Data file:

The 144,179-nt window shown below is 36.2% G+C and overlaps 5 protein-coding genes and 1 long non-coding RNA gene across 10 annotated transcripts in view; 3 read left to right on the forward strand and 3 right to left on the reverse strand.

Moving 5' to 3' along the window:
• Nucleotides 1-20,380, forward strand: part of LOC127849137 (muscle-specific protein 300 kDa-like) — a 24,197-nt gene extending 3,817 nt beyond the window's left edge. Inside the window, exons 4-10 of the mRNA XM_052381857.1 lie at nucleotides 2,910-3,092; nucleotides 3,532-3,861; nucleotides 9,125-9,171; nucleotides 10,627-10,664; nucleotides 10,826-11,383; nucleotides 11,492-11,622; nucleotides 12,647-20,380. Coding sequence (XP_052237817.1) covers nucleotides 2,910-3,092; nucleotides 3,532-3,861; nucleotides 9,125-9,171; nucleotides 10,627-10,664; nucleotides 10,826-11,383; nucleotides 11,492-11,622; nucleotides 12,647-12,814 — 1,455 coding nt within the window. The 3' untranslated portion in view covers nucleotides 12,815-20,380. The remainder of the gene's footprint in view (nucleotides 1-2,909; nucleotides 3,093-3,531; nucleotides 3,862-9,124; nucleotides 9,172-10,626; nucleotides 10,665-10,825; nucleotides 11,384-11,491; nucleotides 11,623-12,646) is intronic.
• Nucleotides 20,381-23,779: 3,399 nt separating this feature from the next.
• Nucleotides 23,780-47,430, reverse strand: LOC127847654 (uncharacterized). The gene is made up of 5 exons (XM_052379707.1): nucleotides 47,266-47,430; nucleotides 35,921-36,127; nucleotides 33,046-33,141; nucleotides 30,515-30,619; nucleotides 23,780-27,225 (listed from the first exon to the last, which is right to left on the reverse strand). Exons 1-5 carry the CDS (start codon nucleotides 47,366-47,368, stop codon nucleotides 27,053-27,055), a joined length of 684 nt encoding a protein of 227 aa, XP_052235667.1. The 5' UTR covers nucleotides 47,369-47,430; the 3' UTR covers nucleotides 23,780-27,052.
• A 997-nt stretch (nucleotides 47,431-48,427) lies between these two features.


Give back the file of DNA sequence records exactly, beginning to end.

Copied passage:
The 144,179-nt window shown below is 36.2% G+C and overlaps 5 protein-coding genes and 1 long non-coding RNA gene across 10 annotated transcripts in view; 3 read left to right on the forward strand and 3 right to left on the reverse strand.

Moving 5' to 3' along the window:
• Nucleotides 1-20,380, forward strand: part of LOC127849137 (muscle-specific protein 300 kDa-like) — a 24,197-nt gene extending 3,817 nt beyond the window's left edge. Inside the window, exons 4-10 of the mRNA XM_052381857.1 lie at nucleotides 2,910-3,092; nucleotides 3,532-3,861; nucleotides 9,125-9,171; nucleotides 10,627-10,664; nucleotides 10,826-11,383; nucleotides 11,492-11,622; nucleotides 12,647-20,380. Coding sequence (XP_052237817.1) covers nucleotides 2,910-3,092; nucleotides 3,532-3,861; nucleotides 9,125-9,171; nucleotides 10,627-10,664; nucleotides 10,826-11,383; nucleotides 11,492-11,622; nucleotides 12,647-12,814 — 1,455 coding nt within the window. The 3' untranslated portion in view covers nucleotides 12,815-20,380. The remainder of the gene's footprint in view (nucleotides 1-2,909; nucleotides 3,093-3,531; nucleotides 3,862-9,124; nucleotides 9,172-10,626; nucleotides 10,665-10,825; nucleotides 11,384-11,491; nucleotides 11,623-12,646) is intronic.
• Nucleotides 20,381-23,779: 3,399 nt separating this feature from the next.
• Nucleotides 23,780-47,430, reverse strand: LOC127847654 (uncharacterized). The gene is made up of 5 exons (XM_052379707.1): nucleotides 47,266-47,430; nucleotides 35,921-36,127; nucleotides 33,046-33,141; nucleotides 30,515-30,619; nucleotides 23,780-27,225 (listed from the first exon to the last, which is right to left on the reverse strand). Exons 1-5 carry the CDS (start codon nucleotides 47,366-47,368, stop codon nucleotides 27,053-27,055), a joined length of 684 nt encoding a protein of 227 aa, XP_052235667.1. The 5' UTR covers nucleotides 47,369-47,430; the 3' UTR covers nucleotides 23,780-27,052.
• A 997-nt stretch (nucleotides 47,431-48,427) lies between these two features.